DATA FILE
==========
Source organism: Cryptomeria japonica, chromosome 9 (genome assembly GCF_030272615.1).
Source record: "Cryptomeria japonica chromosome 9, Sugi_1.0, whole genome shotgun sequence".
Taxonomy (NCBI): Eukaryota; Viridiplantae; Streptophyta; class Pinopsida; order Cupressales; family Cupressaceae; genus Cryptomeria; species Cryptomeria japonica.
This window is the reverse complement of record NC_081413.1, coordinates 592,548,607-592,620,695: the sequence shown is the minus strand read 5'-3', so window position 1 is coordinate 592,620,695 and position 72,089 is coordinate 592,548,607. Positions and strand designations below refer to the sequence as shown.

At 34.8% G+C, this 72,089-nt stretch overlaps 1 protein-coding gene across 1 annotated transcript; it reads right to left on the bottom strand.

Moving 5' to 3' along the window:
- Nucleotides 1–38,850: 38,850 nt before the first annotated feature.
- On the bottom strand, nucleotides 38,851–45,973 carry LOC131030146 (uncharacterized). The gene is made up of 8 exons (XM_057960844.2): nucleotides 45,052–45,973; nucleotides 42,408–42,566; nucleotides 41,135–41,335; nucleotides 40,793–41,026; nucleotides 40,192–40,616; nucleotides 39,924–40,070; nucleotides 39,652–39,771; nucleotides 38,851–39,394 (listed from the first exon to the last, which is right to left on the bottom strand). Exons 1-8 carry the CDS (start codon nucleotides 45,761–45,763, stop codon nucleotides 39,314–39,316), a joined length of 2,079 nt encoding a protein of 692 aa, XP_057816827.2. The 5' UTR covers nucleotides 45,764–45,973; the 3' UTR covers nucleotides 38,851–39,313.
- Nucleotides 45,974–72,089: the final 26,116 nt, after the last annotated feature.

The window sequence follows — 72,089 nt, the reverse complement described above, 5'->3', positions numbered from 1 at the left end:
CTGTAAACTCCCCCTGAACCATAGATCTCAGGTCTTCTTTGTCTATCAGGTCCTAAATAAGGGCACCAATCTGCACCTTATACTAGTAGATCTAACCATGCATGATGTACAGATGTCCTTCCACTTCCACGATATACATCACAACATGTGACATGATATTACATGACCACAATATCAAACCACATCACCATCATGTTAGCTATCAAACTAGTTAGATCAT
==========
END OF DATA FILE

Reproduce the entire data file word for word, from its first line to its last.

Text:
Source organism: Cryptomeria japonica, chromosome 9 (genome assembly GCF_030272615.1).
Source record: "Cryptomeria japonica chromosome 9, Sugi_1.0, whole genome shotgun sequence".
Taxonomy (NCBI): Eukaryota; Viridiplantae; Streptophyta; class Pinopsida; order Cupressales; family Cupressaceae; genus Cryptomeria; species Cryptomeria japonica.
This window is the reverse complement of record NC_081413.1, coordinates 592,548,607-592,620,695: the sequence shown is the minus strand read 5'-3', so window position 1 is coordinate 592,620,695 and position 72,089 is coordinate 592,548,607. Positions and strand designations below refer to the sequence as shown.

At 34.8% G+C, this 72,089-nt stretch overlaps 1 protein-coding gene across 1 annotated transcript; it reads right to left on the bottom strand.

Moving 5' to 3' along the window:
- Nucleotides 1–38,850: 38,850 nt before the first annotated feature.
- On the bottom strand, nucleotides 38,851–45,973 carry LOC131030146 (uncharacterized). The gene is made up of 8 exons (XM_057960844.2): nucleotides 45,052–45,973; nucleotides 42,408–42,566; nucleotides 41,135–41,335; nucleotides 40,793–41,026; nucleotides 40,192–40,616; nucleotides 39,924–40,070; nucleotides 39,652–39,771; nucleotides 38,851–39,394 (listed from the first exon to the last, which is right to left on the bottom strand). Exons 1-8 carry the CDS (start codon nucleotides 45,761–45,763, stop codon nucleotides 39,314–39,316), a joined length of 2,079 nt encoding a protein of 692 aa, XP_057816827.2. The 5' UTR covers nucleotides 45,764–45,973; the 3' UTR covers nucleotides 38,851–39,313.
- Nucleotides 45,974–72,089: the final 26,116 nt, after the last annotated feature.

The window sequence follows — 72,089 nt, the reverse complement described above, 5'->3', positions numbered from 1 at the left end:
CTGTAAACTCCCCCTGAACCATAGATCTCAGGTCTTCTTTGTCTATCAGGTCCTAAATAAGGGCACCAATCTGCACCTTATACTAGTAGATCTAACCATGCATGATGTACAGATGTCCTTCCACTTCCACGATATACATCACAACATGTGACATGATATTACATGACCACAATATCAAACCACATCACCATCATGTTAGCTATCAAACTAGTTAGATCAT